BBC ^ | August 3, 2011 | Hamish Pritchard
    A very well-preserved 33,000 year old canine skull from a cave in the Siberian Altai mountains shows some of the earliest evidence of dog domestication ever found. But the specimen raises doubts about early man's loyalty to his new best friend as times got tough. The findings come from a Russian-led international team of archaeologists. The skull, from shortly before the peak of the last ice age, is unlike those of modern dogs or wolves. The study is published in the open access journal Plos One. Although the snout is similar in size to early, fully domesticated Greenland dogs from...
  • For 40 Years, This Russian Family Was Cut Off From All Human Contact, Unaware of World War II

    02/02/2013 9:35:54 AM PST · by marshmallow · 26 replies
    Smithsonian.com ^ | 1/29/13 | Mike Dash
    In 1978, Soviet geologists prospecting in the wilds of Siberia discovered a family of six, lost in the taigaSiberian summers do not last long. The snows linger into May, and the cold weather returns again during September, freezing the taiga into a still life awesome in its desolation: endless miles of straggly pine and birch forests scattered with sleeping bears and hungry wolves; steep-sided mountains; white-water rivers that pour in torrents through the valleys; a hundred thousand icy bogs. This forest is the last and greatest of Earth's wildernesses. It stretches from the furthest tip of Russia's arctic regions as...
  • It’s a deadly cold Russian winter: minus 50 in Siberia ( Dec 2012 so the Heat is in USA)

    01/10/2013 8:33:53 AM PST · by Ernest_at_the_Beach · 42 replies
    JoNova ^ | December 21st, 2012 | joanne
    Photo: Telegraph  REUTERS/Marian StriltsivSpare a thought for people in Russia. Its the coldest winter since 1938. Temperatures may hit -25 in Moscow this weekend. They have already hit -50C in Siberia. Twenty-one people froze to death in one day. (See the Telegraph photo gallery) Down to -50C: Russians freeze to death as strongest-in-decades winter hits Russian TimesRussia is enduring its harshest winter in over 70 years, with temperatures plunging as low as -50 degrees Celsius. Dozens of people have already died, and almost 150 have been hospitalized.­The country has not witnessed such a long cold spell since 1938, meteorologists said,...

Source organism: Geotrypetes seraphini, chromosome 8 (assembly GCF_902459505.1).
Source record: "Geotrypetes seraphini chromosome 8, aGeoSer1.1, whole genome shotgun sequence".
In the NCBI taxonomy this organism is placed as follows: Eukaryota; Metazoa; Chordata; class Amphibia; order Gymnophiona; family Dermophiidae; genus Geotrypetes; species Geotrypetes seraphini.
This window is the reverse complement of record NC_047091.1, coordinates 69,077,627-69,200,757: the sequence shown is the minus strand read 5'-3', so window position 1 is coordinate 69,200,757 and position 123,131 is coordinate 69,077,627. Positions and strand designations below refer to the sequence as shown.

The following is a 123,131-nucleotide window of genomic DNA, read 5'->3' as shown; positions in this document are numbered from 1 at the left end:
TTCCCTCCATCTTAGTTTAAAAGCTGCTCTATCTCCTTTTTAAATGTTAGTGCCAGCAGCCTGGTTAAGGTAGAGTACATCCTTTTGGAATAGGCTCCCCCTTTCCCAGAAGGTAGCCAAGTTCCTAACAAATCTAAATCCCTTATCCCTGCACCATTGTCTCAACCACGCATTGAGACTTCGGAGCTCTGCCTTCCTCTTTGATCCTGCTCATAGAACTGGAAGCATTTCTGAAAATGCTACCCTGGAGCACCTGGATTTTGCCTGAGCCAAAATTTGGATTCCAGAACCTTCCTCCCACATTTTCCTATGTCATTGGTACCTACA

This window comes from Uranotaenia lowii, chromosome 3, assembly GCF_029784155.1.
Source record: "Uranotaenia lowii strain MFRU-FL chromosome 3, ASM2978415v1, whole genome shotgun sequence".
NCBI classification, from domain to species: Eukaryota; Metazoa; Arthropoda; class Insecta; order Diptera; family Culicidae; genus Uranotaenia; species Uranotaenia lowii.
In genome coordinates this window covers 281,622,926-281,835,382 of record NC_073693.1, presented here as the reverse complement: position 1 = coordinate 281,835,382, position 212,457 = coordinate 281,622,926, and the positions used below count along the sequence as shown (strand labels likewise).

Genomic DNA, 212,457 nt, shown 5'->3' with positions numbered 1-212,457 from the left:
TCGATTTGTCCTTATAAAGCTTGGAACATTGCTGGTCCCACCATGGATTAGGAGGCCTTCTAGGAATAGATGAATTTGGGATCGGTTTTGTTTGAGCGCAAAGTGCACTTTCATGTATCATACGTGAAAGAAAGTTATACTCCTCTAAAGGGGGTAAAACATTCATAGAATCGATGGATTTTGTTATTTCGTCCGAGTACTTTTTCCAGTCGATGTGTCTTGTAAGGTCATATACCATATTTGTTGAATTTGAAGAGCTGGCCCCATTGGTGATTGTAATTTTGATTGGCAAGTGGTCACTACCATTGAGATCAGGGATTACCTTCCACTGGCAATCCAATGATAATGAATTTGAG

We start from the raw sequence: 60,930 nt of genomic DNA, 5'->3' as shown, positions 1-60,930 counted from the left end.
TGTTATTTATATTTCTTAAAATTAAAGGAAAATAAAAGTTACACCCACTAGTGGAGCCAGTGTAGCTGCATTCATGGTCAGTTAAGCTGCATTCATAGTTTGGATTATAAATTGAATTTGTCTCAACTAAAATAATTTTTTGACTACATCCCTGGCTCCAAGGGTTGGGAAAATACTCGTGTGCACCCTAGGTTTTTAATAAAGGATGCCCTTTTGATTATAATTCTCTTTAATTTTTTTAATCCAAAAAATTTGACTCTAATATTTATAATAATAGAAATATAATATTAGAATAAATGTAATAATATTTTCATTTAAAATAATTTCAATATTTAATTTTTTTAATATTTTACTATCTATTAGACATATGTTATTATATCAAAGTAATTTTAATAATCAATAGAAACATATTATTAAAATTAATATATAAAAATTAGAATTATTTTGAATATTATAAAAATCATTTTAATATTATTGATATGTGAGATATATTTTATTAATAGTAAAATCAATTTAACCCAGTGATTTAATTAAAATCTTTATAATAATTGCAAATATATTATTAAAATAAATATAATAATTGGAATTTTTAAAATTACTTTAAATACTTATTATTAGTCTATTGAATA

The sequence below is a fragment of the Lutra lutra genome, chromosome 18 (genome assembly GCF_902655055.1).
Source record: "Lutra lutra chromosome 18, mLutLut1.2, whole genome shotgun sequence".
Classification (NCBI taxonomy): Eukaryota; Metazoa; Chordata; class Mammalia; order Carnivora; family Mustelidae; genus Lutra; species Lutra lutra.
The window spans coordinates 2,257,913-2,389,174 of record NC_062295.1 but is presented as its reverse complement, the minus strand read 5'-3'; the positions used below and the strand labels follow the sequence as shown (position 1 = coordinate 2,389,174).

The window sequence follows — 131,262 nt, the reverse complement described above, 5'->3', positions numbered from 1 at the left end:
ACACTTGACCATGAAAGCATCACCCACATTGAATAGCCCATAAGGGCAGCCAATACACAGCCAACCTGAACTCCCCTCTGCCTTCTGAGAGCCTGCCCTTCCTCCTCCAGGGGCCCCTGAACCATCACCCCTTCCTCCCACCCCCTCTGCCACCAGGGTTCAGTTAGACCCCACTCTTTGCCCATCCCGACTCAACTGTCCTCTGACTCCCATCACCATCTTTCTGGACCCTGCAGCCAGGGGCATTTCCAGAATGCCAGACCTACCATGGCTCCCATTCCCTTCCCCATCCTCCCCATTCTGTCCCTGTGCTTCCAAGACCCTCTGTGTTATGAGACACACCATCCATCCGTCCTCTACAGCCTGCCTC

• Did Desperate Fishermen Cannibalise Their Friends in Extreme Cold in Remote Siberia?

    12/05/2012 2:32:17 PM PST · by DogByte6RER · 17 replies
    The Siberian Times ^ | 04 December 2012 | The Siberian Times reporter
    Did desperate fishermen cannibalise their friends in extreme cold in remote Siberia? In the most extreme conditions, the unimaginable can happen. Police in Siberia are now trying to piece together a mystery that unfolded after four friends went on a fishing expedition in August in the endless taiga. Three months later, only two men came back from their adventure along the remote Sutam River, after they were located in the Sakha Republic (Yakutia) by a rescue helicopter from the Russian Emergencies Ministry, which saved their lives. Alexander Abdullaev, 37, and Alexei Gradulenko, 35, were found alive - but only just....
  • Yeti Sightings On The Rise In Russia - In Other News: Russian Vodka Consumption Shocks Even Russians

    10/02/2012 3:19:10 PM PDT · by DogByte6RER · 15 replies
    The Sun ^ | September 26, 2012 | The Sun
    'Yeti' Sightings On The Rise In Russia A group of yetis are on the loose in Sibera, fishermen and a forestry worker have claimed. There were three reported sightings in recent weeks. One person who reported spying the beast said “We shouted, ‘Do you need help?’ They rushed away, all in fur, walking on two legs, making their way through the bushes and with two other limbs, straight up the hill. The person who made the report added: “It could not be bears, as the bear walks on all fours, and they ran on two. Then they were gone.” On...
  • Nazi-Acquired Buddha Statue Came From Space

    09/27/2012 6:21:53 PM PDT · by EveningStar · 36 replies
    LiveScience ^ | September 26, 2012 | Stephanie Pappas
    It sounds like a mash-up of Indiana Jones' plots, but German researchers say a heavy Buddha statue brought to Europe by the Nazis was carved from a meteorite that likely fell 10,000 years ago along the Siberia-Mongolia border.
  • Siberian Princess reveals her 2,500 year old tattoos

    08/16/2012 8:42:37 AM PDT · by Renfield · 21 replies
    Siberian Times ^ | 8-14-2012
    The ancient mummy of a mysterious young woman, known as the Ukok Princess, is finally returning home to the Altai Republic this month. She is to be kept in a special mausoleum at the Republican National Museum in capital Gorno-Altaisk, where eventually she will be displayed in a glass sarcophagus to tourists. For the past 19 years, since her discovery, she was kept mainly at a scientific institute in Novosibirsk, apart from a period in Moscow when her remains were treated by the same scientists who preserve the body of Soviet founder Vladimir Lenin. To mark the move 'home', The...
  • What Caused Argentina's Craters?

    05/09/2002 3:17:12 PM PDT · by blam · 26 replies · 1,715+ views
    National Geographic ^ | 5-9-2002 | Ben Harder